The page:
Another significant contribution of spiritual direction has been to help me with discerning the leading of God at various decision-making points in my life. For example, a number of years ago, I was faced with a significant crossroads about whether I would stay here in Vancouver or pursue a pastoral opportunity in Luzern, Switzerland. It was huge. In addition to living and working in Switzerland, I was attracted by an opportunity to be near my daughter and family who were living near Luzern at the time. My spiritual director wisely sensed that this was not an issue of a “right or wrong decision.” Rather, God would bless either decision! He encouraged me to take two weeks for a discernment process. The first week, I was to live and orient my life as if I had planned on moving to Switzerland. For the second week, I was to do the same, but, do so as if I had planned on staying in Vancouver. For the first week, while contemplating the possibility of moving to Luzern, I felt a good degree of peace and joy. Surprisingly, I felt a similar peace and joy about staying in Vancouver as I started the second week. But, in the middle of the second week, during prayer, I felt an overwhelming sorrow for the city of Vancouver. I literally was on the floor, wailing in a puddle of tears for the city.  I was reminded of the costly investment I had made for the past 15 years. I knew that both decisions of either living in Vancouver or living in Luzern were open to me, but I sensed that I wanted to be in a place for which I felt fire and passion. As a result, I chose to stay in Vancouver, and did so in much peace. I cannot say enough about how such spiritual direction has helped me keep in touch with “the fire within.” Thankfully, my daughter and family are living much closer now, too!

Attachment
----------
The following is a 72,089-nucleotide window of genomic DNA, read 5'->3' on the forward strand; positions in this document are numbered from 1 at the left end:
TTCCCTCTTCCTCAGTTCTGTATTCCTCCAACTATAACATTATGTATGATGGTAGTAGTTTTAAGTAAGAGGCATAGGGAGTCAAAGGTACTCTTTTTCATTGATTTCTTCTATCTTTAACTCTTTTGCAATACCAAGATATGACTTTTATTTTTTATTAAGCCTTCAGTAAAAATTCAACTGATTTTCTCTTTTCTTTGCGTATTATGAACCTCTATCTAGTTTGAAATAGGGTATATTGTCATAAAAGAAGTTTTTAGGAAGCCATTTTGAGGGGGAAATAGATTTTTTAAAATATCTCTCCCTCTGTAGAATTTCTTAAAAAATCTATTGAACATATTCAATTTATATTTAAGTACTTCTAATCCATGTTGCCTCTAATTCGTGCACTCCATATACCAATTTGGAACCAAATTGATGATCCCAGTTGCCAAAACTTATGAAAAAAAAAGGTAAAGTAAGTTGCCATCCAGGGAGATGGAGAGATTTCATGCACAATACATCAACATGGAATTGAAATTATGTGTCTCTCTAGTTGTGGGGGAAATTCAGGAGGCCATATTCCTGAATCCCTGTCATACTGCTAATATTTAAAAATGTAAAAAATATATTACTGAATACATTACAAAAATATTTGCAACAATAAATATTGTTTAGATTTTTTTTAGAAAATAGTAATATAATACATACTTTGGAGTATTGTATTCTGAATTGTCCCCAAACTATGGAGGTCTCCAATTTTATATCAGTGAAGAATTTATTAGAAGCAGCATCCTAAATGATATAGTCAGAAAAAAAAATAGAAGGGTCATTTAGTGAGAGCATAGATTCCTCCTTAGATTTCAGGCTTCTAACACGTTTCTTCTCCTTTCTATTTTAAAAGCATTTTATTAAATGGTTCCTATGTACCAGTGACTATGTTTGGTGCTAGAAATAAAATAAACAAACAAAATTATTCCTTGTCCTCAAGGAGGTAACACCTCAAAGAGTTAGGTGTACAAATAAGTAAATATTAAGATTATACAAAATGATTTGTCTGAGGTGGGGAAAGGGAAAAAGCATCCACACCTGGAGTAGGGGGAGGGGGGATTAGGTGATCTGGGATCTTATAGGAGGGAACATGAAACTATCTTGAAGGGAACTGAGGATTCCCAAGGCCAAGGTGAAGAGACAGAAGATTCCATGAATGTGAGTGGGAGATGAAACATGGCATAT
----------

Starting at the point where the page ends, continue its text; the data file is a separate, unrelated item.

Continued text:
The Gift of Good Questions